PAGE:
Here are several tricks on plasma cutters and how to make the best purchase choices. Flat-Position Welding Increases Welding Speed : It’s common knowledge that welding in a horizontal position will be the easiest and fastest way to weld. A flat position is not as taxing to maintain and the welding puddle will stay in place. Take some time to evaluate each project before beginning in order to make sure the majority of welds can be completed in this position. If a job calls for vertical welding, see this article about vertical welding. Core Wire Feeder Increases TIG Welding Speed: For professional welders hoping to speed up TIG welding, a core wire feeder will add filler metal through an automated process. Watch this video on how it works. This enables welders to work with both hands and to maintain a constant flow of wire into the welding puddle. Ed Craig at the Frabricator writes about the wire feeder process first developed in Europe, saying it is “suitable for all-position welding on materials of any thickness, the process addresses traditional GTAW limitations and can enhance both manual and automated TIG weld quality and productivity.”
MIG welders use a wire welding electrode on a spool that is fed automatically at a constant pre-selected speed. The arc, created by an electrical current between the base metal and the wire, melts the wire and joins it with the base, producing a high-strength weld with great appearance and little need for cleaning. MIG welding is clean, easy and can be used on thin or thicker plate metals. Similar to MIG welding, flux-cored arc welding (FCAW)* is a wire-feed process but differs in that self-shielded flux-cored welding does not require a shielding gas. Instead, flux-cored wire is used to shield the arc from contamination. This is a simple, efficient and effective welding approach, especially when welding outdoors, in windy conditions or on dirty materials. The process is widely used in construction because of its high welding speed and portability.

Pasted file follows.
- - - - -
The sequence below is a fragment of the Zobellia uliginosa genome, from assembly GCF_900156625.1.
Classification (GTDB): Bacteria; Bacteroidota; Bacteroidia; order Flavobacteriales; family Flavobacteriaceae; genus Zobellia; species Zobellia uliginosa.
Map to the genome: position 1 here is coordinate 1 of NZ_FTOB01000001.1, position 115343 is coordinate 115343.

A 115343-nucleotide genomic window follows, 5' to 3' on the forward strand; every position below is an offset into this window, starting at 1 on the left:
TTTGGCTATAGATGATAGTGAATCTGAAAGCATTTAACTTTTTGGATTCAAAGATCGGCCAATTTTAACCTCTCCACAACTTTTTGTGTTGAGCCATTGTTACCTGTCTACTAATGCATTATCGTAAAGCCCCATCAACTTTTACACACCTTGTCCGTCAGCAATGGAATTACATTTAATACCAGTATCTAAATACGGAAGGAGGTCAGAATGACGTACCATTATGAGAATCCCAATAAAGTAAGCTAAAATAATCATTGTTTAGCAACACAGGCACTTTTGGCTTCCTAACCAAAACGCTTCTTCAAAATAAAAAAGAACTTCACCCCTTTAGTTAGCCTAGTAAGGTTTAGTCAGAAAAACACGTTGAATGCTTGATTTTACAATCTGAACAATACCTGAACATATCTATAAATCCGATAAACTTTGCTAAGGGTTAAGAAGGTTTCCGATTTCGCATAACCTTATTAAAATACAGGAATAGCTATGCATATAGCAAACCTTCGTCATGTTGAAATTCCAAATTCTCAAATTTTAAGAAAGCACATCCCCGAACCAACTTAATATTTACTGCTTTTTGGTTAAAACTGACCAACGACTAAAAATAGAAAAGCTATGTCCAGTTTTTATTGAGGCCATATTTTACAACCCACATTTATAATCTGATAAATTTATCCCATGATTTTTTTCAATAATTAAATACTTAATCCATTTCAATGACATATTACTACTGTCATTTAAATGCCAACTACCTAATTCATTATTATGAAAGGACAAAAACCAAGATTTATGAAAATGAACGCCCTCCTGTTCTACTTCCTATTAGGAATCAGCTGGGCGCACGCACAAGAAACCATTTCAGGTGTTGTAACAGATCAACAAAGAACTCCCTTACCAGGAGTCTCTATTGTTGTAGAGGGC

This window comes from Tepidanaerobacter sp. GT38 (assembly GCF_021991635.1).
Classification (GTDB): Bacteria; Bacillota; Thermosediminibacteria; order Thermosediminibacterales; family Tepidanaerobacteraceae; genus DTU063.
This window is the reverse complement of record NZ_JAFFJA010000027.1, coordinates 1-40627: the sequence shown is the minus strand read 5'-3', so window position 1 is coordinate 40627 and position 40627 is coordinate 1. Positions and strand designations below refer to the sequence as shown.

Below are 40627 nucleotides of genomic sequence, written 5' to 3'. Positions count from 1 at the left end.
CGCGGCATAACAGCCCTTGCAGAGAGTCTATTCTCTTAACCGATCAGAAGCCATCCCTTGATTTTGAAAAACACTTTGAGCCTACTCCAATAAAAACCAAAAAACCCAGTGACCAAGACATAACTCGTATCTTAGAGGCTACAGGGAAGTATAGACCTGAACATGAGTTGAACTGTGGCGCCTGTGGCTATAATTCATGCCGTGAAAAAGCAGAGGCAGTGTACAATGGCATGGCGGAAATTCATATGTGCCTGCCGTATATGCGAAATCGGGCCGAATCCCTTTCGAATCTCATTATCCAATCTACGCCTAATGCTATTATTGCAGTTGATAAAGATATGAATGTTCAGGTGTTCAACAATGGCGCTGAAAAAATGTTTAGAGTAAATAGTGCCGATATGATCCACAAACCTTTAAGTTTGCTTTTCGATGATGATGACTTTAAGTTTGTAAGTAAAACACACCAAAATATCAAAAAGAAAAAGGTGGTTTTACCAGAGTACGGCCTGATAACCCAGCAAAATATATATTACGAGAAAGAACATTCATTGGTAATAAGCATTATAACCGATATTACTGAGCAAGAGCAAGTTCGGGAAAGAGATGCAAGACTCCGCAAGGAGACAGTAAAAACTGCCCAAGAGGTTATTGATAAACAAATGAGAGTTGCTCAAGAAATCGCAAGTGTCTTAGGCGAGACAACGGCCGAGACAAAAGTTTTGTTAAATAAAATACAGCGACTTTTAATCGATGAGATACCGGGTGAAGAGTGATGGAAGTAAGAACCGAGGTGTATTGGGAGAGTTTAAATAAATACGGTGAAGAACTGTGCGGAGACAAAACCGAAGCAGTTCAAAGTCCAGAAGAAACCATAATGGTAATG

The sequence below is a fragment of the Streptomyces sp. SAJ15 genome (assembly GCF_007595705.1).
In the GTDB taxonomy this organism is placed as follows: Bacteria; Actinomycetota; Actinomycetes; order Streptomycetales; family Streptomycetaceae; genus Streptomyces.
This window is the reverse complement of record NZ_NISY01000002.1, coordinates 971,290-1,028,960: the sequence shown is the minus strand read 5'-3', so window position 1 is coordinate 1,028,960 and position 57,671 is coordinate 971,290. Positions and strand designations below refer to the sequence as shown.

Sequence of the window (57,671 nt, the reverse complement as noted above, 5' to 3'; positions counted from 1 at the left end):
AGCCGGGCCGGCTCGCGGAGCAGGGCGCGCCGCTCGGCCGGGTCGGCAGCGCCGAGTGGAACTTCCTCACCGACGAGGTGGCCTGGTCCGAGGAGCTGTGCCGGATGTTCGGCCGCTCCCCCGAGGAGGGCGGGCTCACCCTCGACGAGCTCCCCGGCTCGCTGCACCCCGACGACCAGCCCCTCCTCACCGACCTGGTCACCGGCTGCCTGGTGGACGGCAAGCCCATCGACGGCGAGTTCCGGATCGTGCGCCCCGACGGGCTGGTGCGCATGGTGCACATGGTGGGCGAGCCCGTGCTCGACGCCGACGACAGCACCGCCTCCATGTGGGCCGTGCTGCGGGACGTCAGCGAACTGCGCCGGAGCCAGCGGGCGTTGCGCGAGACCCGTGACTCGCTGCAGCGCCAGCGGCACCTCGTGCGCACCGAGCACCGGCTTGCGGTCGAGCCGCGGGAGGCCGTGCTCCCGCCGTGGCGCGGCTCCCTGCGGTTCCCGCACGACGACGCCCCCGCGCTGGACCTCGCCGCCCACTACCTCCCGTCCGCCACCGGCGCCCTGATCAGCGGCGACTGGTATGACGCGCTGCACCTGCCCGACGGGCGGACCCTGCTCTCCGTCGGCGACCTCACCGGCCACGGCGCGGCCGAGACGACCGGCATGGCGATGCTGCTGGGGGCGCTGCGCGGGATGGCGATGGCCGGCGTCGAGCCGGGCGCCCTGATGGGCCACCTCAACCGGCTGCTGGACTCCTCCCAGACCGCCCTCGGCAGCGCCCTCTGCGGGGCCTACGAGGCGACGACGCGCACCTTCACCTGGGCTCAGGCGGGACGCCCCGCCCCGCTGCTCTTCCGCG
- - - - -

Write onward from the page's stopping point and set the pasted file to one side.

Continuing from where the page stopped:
Eliminate Any Extra Welds from the Design: Look for ways to modify product designs to eliminate unnecessary welds. For example, one company that manufactured boxes originally had a design that called for welded lift handles on each side of the box. By simply changing the design of the box to cut out lifting slots, it eliminated the need for welding the handles – saving time and money. In another instance, rather than making a part with an open corner, the design was changed to accommodate a closed corner, which meant 1/3 less metal required to fill the corner. Look for Items That Can Be Welded Rather Than Cast: We’ve already discussed ways to eliminate welds to create efficiencies, but what about adding welds? In some cases, it may be more cost effective to weld metal pieces to a part rather than cast the entire component in a costly alloy or exotic metal. For example, a company that originally used a part cast in a high-nickel alloy found that 50 percent of the part could be composed of standard, structural steel which allowed a savings in material and thus a savings in total cost. Also, the company was further able to redesign the part so that it was more efficient. Looking for the best Welding Fume Extraction? We recommend Welding Supplies Direct & associated company TWS Direct Ltd is an online distributor of a wide variety of welding supplies, welding equipment and welding machine. We supply plasma cutters, MIG, TIG, ARC welding machines and support consumables to the UK, Europe and North America.